The Case of the Abandoned Shopping Cart

Date: 2013-10-28 21:20:25 // Categories: Retail,
By: Michael Fountain
Date: 2013-10-28 21:20:25 // Categories: Retail,

Frictionless eCommerce and Greater Engagement

Let’s say you want to get a new case for your smartphone. You ask some friends about the case they use, you do a little research online and you arrive at a decision. Your preference isn’t to make a special trip to a retailer, so you go online to make your purchase. You find the case you want, add it to your shopping cart and, before you can checkout, you’re prompted to create an account; but you’ve got things to do, so the registration prerequisite provides just enough “friction” that you’re moving on to something else. You’ll still get that case for your phone, you’ll just get it some place else.

That’s a hypothetical situation, but the specifics are real for many online consumers. In separate studies, ComScore and Forrester each found that, on average, 75% of transactions don’t occur online because consumers abandon their shopping carts; the study found the main reason was the requirement to register before purchase.

In 2012, Sociable Labs released a study illustrating the relatively slow adoption of social login among the top 500 online retailers. Specifically, the study looked at how online retailers integrated social login as an alternative to account creation, site registration and site login processes. While Facebook led the pack, in terms of how consumers “connect” with a brand online, many other social tools were left unused (e.g. Twitter, Google+, etc.)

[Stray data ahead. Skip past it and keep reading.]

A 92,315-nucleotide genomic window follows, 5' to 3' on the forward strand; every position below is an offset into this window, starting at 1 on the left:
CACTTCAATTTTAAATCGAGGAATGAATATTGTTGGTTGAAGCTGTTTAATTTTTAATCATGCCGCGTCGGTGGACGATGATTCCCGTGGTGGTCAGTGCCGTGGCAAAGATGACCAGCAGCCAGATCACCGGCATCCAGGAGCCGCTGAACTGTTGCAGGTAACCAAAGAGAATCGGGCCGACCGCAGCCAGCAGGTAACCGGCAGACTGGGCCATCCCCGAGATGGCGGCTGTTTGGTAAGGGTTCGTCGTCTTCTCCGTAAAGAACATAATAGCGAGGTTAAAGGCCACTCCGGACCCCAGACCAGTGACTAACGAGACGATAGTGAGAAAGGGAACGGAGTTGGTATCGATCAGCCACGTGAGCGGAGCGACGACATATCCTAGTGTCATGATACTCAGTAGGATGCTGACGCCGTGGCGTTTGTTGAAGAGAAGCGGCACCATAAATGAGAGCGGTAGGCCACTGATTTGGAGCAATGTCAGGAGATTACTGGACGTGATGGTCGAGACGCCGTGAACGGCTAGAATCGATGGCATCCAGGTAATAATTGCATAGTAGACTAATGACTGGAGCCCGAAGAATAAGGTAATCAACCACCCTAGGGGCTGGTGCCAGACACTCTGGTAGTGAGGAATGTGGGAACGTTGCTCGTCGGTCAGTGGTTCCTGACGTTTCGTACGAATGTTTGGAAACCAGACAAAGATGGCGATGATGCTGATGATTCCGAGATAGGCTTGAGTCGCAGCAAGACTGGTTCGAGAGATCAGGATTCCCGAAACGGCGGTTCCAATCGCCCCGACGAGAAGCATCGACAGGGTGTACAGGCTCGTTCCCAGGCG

The study found limited adoption of the social sign-in with only 30 of 500 online retailers having adopted the process. Huh? Only 6% adoption? You can bet that number is higher today, but the larger question is, what advantages are missed by brands that don’t utilize social login?

While social login could help reduce friction in the online purchase path, it has the added benefit of deepening engagement with your online consumers.

We are working with brands everyday to help broaden and, in some cases, redefine what it is to be “engaged” with consumers. You see, before the rise of social media, many brands viewed registering with their website – prior to purchase – as a form of engagement with consumers.

With the advent of the social login, many brands have found that consumers are eager not only to “sign in,” but also to spend additional time “sharing” and “commenting” on products and services. In fact, Nielsen recently found that “average time on site” increased between 5-15 minutes for websites that featured social login. The same report also found that “average page views” increased between 4-11 pages, again for websites that featured social login.

By reducing the “friction” in your purchase path and making it easier for people to engage with your website, you may find an increase in online sales easier to achieve and a lot more shopping carts that fulfill their destiny.

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